In yet another sign of how much the Middle East unrest has worsened relations between Iraq and the Gulf States, the Arab League is canceling its Baghdad summit scheduled for May 10.
Iraq, along with Iran, objected to forces from the United Arab Emirates and Saudi Arabia garrisoning in Bahrain, signalling growing tensions between Sunni Arab states and Iraq's Shiite-dominated government.
“We refused [their action] because it is against the Arab League’s charter,” AFP quoted Iraq’s foreign minister Hoshyar Zebari as saying.
Prior to the announcement of the cancelation of the Baghdad summit, the League’s outgoing secretary general, Amr Mussa of Egypt, had said that it might be best to delay the meeting because of the unrest.
“The public mood in the region is transitional, nervous and rebellious, which leads us to ask whether it is wise to hold a summit in this period,” he said.
Iraq had shown its willingness to host the Arab summit, which it has done twice before in 1978 and in 1990. It spent more than $400 million to prepare for the May “historical’ summit,” which it hoped would be seen as a symbol of its re-integration into the region and mending political and economic fences.
The UAE, which currently heads the GCC council, submitted a request in the name of the Gulf States to cancel the Arab League Summit in Baghdad due to Iraq’s backing of opposition protests in Bahrain, Deputy Arab League Secretary General Ambassador Mohammad Sabih told the Iraqi channel Alsumarianews.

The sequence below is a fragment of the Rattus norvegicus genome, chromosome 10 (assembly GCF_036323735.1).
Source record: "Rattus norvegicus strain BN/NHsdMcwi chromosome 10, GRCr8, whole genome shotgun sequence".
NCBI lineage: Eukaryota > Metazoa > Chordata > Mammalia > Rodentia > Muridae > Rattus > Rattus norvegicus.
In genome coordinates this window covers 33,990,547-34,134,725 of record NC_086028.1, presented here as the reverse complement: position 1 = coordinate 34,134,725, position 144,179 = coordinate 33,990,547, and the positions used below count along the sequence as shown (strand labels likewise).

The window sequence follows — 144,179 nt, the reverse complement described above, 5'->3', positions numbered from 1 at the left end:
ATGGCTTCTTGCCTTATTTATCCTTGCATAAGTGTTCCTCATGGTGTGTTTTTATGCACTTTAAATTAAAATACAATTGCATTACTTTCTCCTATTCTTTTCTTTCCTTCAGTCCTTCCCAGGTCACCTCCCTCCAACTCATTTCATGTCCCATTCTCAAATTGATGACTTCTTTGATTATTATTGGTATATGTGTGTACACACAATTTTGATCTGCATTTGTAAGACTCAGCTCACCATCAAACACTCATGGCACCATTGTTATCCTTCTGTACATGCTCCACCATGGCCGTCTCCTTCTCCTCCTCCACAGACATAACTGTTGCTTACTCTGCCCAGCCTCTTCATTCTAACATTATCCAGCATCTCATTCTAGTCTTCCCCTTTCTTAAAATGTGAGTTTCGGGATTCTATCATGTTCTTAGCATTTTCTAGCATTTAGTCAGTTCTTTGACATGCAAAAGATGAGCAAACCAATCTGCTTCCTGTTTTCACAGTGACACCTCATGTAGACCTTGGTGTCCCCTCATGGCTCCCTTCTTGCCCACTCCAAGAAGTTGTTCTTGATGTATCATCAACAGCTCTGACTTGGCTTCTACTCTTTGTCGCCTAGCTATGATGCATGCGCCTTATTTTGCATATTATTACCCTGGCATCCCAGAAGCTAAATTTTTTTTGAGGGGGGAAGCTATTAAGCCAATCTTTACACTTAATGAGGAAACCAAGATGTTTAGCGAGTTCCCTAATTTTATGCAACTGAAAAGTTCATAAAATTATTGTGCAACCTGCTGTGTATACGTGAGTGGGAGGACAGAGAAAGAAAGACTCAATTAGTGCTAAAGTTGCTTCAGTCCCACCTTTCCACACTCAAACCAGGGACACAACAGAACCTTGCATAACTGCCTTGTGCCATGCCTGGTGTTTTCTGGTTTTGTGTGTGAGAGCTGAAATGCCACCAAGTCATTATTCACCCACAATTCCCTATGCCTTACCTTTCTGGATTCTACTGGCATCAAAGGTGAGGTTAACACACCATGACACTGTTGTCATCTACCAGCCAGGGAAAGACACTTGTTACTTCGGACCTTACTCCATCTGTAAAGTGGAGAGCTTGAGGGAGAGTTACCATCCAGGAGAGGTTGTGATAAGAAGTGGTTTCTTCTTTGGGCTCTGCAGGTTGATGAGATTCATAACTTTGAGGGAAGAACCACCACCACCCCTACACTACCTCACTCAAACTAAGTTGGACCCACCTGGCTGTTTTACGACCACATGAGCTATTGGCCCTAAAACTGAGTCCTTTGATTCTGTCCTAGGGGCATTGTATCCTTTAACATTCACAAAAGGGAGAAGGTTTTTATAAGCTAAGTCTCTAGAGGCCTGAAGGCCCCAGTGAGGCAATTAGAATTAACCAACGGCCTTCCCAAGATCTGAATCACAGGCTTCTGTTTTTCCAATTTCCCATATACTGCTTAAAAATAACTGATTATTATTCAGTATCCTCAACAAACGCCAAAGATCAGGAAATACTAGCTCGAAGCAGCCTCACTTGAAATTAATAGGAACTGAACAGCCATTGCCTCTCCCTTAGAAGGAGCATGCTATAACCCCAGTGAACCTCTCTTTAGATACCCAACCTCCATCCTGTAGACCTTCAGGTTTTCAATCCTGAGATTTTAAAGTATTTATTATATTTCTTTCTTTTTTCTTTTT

“Mr. Moussa is currently making calls to Iraq and Gulf countries to postpone the summit or to hold it in another country in order to avoid canceling it altogether,” Mr. Sabih said.
The uprising in Bahrain has triggered sectarian tremors in the region, as it is a Shiite majority ruled by a Sunni dynasty.
Shiites in Iraq, Iran and Lebanon have shown solidarity with the Shiite-led Bahrain opposition, which is pressing for the country to become a constitutional monarchy.
In March, Bahrain expelled dozens of Shiite Lebanese for alleged ties to Hezbollah and the Iranian Revolutionary Guard after endorsement by the GCC to do so.
On Wednesday, the UAE’s foreign minister, Sheikh Abdullah bin Zayed al-Nahayan said that Iran should reconsider its policies in the region and respect the unity of Gulf countries.
It “should respect the unity and sovereignty of Gulf countries,” he said.
(Dina Al Shibeeb of Al Arabiya can be contacted at firstname.lastname@example.org)